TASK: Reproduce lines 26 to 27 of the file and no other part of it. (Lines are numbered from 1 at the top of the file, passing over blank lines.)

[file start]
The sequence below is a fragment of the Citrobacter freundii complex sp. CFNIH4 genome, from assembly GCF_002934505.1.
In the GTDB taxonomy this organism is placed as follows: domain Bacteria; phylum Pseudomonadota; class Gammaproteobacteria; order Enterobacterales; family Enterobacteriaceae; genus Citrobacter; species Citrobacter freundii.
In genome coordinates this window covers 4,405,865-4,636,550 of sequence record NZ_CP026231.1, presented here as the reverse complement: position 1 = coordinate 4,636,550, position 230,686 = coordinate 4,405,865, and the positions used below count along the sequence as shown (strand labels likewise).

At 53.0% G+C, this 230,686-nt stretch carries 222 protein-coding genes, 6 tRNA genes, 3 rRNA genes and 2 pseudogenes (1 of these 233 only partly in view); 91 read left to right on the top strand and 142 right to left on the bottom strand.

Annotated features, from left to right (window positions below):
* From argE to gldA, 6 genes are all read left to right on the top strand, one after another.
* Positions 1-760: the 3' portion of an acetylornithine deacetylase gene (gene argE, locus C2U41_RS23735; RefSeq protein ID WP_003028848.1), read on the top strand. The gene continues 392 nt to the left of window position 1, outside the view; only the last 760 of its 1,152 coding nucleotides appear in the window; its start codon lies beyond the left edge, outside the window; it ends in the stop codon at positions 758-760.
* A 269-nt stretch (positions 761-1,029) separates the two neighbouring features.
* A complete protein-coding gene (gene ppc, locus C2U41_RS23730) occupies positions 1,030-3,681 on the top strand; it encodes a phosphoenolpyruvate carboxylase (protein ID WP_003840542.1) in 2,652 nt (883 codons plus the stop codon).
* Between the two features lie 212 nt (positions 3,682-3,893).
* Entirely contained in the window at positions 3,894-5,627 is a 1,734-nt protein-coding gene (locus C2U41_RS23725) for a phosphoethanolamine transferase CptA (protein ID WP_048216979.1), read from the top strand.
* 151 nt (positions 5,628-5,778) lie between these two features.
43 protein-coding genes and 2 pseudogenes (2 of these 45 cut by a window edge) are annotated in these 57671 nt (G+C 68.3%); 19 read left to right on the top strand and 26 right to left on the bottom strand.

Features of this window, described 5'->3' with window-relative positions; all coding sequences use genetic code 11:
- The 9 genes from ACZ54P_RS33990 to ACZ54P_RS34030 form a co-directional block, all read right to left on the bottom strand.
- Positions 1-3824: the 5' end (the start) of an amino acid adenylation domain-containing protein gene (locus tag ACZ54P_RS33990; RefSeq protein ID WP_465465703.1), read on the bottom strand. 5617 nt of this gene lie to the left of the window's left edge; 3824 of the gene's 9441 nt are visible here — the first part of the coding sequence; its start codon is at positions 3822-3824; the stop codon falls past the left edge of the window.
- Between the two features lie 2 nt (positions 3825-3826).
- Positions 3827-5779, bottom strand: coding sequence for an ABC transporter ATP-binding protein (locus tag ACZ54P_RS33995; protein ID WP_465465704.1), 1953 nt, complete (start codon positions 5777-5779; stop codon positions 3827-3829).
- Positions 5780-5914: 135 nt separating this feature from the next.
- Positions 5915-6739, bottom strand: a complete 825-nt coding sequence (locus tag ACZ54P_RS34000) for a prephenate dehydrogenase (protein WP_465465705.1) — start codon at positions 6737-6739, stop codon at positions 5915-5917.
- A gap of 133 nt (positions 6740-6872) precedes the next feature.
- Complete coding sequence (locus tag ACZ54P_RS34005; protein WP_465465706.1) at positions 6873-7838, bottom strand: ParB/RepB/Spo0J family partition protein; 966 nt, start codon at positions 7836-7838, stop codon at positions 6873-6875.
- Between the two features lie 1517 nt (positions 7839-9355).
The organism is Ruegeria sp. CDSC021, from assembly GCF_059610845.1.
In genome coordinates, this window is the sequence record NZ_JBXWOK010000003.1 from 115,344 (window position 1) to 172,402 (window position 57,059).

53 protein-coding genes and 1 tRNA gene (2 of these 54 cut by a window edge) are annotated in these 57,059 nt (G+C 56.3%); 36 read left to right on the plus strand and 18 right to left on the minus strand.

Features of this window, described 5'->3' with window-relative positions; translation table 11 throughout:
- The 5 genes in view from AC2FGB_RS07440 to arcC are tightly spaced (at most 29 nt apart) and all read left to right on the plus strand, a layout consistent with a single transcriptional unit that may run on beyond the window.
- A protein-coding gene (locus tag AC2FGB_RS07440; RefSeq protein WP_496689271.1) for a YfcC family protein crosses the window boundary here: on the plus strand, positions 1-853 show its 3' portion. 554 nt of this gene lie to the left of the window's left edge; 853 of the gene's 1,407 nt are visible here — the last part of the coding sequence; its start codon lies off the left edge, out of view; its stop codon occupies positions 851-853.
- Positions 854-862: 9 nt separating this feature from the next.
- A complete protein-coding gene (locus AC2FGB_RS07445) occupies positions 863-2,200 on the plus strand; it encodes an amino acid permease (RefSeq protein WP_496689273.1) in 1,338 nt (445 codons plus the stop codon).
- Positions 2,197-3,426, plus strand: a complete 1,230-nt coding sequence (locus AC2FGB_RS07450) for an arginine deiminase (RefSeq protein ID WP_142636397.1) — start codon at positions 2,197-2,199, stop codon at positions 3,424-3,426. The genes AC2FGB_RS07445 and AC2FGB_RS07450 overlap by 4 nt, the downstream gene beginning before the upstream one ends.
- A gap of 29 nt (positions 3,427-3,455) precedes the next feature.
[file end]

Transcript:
53 protein-coding genes and 1 tRNA gene (2 of these 54 cut by a window edge) are annotated in these 57,059 nt (G+C 56.3%); 36 read left to right on the plus strand and 18 right to left on the minus strand.

Features of this window, described 5'->3' with window-relative positions; translation table 11 throughout: